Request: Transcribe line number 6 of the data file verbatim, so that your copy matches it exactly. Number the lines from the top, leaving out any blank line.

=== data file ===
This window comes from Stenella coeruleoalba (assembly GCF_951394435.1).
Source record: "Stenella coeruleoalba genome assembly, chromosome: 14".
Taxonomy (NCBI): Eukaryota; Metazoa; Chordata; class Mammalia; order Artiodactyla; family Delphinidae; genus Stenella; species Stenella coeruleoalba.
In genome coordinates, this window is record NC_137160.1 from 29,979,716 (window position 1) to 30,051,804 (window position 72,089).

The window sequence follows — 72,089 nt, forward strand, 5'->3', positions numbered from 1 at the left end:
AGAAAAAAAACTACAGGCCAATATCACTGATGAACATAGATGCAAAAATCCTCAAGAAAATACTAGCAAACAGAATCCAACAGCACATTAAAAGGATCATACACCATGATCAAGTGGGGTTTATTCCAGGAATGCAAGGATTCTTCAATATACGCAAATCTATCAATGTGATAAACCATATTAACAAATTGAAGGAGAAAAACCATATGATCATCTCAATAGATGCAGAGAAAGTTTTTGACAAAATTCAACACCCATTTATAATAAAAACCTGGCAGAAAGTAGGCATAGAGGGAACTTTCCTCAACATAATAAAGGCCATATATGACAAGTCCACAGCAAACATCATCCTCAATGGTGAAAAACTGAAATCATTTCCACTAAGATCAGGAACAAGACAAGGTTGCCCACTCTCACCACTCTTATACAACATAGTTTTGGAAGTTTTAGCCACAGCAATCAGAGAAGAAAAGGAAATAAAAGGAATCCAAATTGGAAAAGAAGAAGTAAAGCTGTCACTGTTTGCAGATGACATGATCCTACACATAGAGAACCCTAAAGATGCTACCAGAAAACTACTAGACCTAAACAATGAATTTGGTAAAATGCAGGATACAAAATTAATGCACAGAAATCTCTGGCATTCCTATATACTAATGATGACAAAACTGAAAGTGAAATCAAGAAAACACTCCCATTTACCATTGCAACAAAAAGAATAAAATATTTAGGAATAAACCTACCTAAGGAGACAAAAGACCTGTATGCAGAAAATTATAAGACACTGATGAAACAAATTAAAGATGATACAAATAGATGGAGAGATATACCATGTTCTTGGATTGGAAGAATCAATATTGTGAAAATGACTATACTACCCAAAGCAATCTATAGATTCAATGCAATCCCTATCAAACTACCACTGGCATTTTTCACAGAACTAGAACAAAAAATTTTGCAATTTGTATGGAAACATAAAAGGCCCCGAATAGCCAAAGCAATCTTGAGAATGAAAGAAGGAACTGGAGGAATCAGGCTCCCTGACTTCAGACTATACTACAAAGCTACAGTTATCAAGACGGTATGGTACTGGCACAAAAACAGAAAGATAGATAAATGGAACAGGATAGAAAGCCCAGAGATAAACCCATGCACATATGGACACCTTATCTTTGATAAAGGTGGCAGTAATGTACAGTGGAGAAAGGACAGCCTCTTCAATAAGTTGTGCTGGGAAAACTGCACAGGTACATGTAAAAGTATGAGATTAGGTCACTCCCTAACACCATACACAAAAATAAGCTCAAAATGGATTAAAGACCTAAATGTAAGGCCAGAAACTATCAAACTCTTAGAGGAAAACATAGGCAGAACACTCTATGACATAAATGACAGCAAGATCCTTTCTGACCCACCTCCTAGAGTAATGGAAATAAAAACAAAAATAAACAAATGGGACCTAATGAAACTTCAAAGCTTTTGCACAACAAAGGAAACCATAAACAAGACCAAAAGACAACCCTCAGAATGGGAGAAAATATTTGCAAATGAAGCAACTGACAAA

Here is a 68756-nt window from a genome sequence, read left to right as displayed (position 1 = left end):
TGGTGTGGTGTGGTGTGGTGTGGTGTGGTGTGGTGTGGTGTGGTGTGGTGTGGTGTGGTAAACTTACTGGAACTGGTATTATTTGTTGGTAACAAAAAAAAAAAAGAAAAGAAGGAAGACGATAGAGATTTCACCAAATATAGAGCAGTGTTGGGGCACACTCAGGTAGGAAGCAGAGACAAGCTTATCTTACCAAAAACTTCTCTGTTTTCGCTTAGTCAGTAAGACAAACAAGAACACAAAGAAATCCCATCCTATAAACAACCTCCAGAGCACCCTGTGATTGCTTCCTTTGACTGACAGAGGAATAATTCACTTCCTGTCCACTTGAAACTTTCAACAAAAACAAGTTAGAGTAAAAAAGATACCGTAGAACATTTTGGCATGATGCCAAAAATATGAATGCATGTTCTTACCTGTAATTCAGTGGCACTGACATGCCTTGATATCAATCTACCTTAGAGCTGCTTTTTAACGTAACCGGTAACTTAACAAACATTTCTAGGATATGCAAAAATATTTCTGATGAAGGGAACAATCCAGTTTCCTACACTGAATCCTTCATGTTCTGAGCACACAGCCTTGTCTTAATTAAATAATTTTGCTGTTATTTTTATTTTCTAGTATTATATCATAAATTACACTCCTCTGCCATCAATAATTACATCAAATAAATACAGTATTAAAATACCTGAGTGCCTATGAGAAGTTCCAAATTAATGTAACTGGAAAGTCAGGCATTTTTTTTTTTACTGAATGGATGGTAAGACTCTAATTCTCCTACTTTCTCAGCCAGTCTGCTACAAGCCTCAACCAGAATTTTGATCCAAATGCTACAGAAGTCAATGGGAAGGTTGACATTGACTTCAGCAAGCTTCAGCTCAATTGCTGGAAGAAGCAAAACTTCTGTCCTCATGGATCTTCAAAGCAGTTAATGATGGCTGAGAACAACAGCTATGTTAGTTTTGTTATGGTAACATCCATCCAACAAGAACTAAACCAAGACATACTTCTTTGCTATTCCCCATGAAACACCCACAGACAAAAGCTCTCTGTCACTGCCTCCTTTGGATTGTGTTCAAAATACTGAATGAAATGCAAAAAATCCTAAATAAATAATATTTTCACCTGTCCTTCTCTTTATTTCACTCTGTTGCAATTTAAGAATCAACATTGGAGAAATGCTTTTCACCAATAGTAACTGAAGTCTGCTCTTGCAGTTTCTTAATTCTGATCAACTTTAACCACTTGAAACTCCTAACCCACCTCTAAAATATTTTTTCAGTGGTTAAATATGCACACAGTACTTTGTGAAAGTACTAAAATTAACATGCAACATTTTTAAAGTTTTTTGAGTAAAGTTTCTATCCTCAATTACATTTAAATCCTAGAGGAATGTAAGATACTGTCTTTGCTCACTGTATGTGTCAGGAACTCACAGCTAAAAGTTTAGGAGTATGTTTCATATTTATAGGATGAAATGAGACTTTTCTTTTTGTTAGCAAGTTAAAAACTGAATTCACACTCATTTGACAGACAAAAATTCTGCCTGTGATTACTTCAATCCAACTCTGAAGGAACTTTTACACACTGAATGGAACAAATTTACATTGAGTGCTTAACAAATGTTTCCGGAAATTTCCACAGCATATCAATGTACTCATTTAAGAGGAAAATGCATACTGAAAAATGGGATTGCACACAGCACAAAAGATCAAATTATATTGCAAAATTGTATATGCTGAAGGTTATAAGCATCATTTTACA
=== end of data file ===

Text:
AGAAAAAAAACTACAGGCCAATATCACTGATGAACATAGATGCAAAAATCCTCAAGAAAATACTAGCAAACAGAATCCAACAGCACATTAAAAGGATCATACACCATGATCAAGTGGGGTTTATTCCAGGAATGCAAGGATTCTTCAATATACGCAAATCTATCAATGTGATAAACCATATTAACAAATTGAAGGAGAAAAACCATATGATCATCTCAATAGATGCAGAGAAAGTTTTTGACAAAATTCAACACCCATTTATAATAAAAACCTGGCAGAAAGTAGGCATAGAGGGAACTTTCCTCAACATAATAAAGGCCATATATGACAAGTCCACAGCAAACATCATCCTCAATGGTGAAAAACTGAAATCATTTCCACTAAGATCAGGAACAAGACAAGGTTGCCCACTCTCACCACTCTTATACAACATAGTTTTGGAAGTTTTAGCCACAGCAATCAGAGAAGAAAAGGAAATAAAAGGAATCCAAATTGGAAAAGAAGAAGTAAAGCTGTCACTGTTTGCAGATGACATGATCCTACACATAGAGAACCCTAAAGATGCTACCAGAAAACTACTAGACCTAAACAATGAATTTGGTAAAATGCAGGATACAAAATTAATGCACAGAAATCTCTGGCATTCCTATATACTAATGATGACAAAACTGAAAGTGAAATCAAGAAAACACTCCCATTTACCATTGCAACAAAAAGAATAAAATATTTAGGAATAAACCTACCTAAGGAGACAAAAGACCTGTATGCAGAAAATTATAAGACACTGATGAAACAAATTAAAGATGATACAAATAGATGGAGAGATATACCATGTTCTTGGATTGGAAGAATCAATATTGTGAAAATGACTATACTACCCAAAGCAATCTATAGATTCAATGCAATCCCTATCAAACTACCACTGGCATTTTTCACAGAACTAGAACAAAAAATTTTGCAATTTGTATGGAAACATAAAAGGCCCCGAATAGCCAAAGCAATCTTGAGAATGAAAGAAGGAACTGGAGGAATCAGGCTCCCTGACTTCAGACTATACTACAAAGCTACAGTTATCAAGACGGTATGGTACTGGCACAAAAACAGAAAGATAGATAAATGGAACAGGATAGAAAGCCCAGAGATAAACCCATGCACATATGGACACCTTATCTTTGATAAAGGTGGCAGTAATGTACAGTGGAGAAAGGACAGCCTCTTCAATAAGTTGTGCTGGGAAAACTGCACAGGTACATGTAAAAGTATGAGATTAGGTCACTCCCTAACACCATACACAAAAATAAGCTCAAAATGGATTAAAGACCTAAATGTAAGGCCAGAAACTATCAAACTCTTAGAGGAAAACATAGGCAGAACACTCTATGACATAAATGACAGCAAGATCCTTTCTGACCCACCTCCTAGAGTAATGGAAATAAAAACAAAAATAAACAAATGGGACCTAATGAAACTTCAAAGCTTTTGCACAACAAAGGAAACCATAAACAAGACCAAAAGACAACCCTCAGAATGGGAGAAAATATTTGCAAATGAAGCAACTGACAAA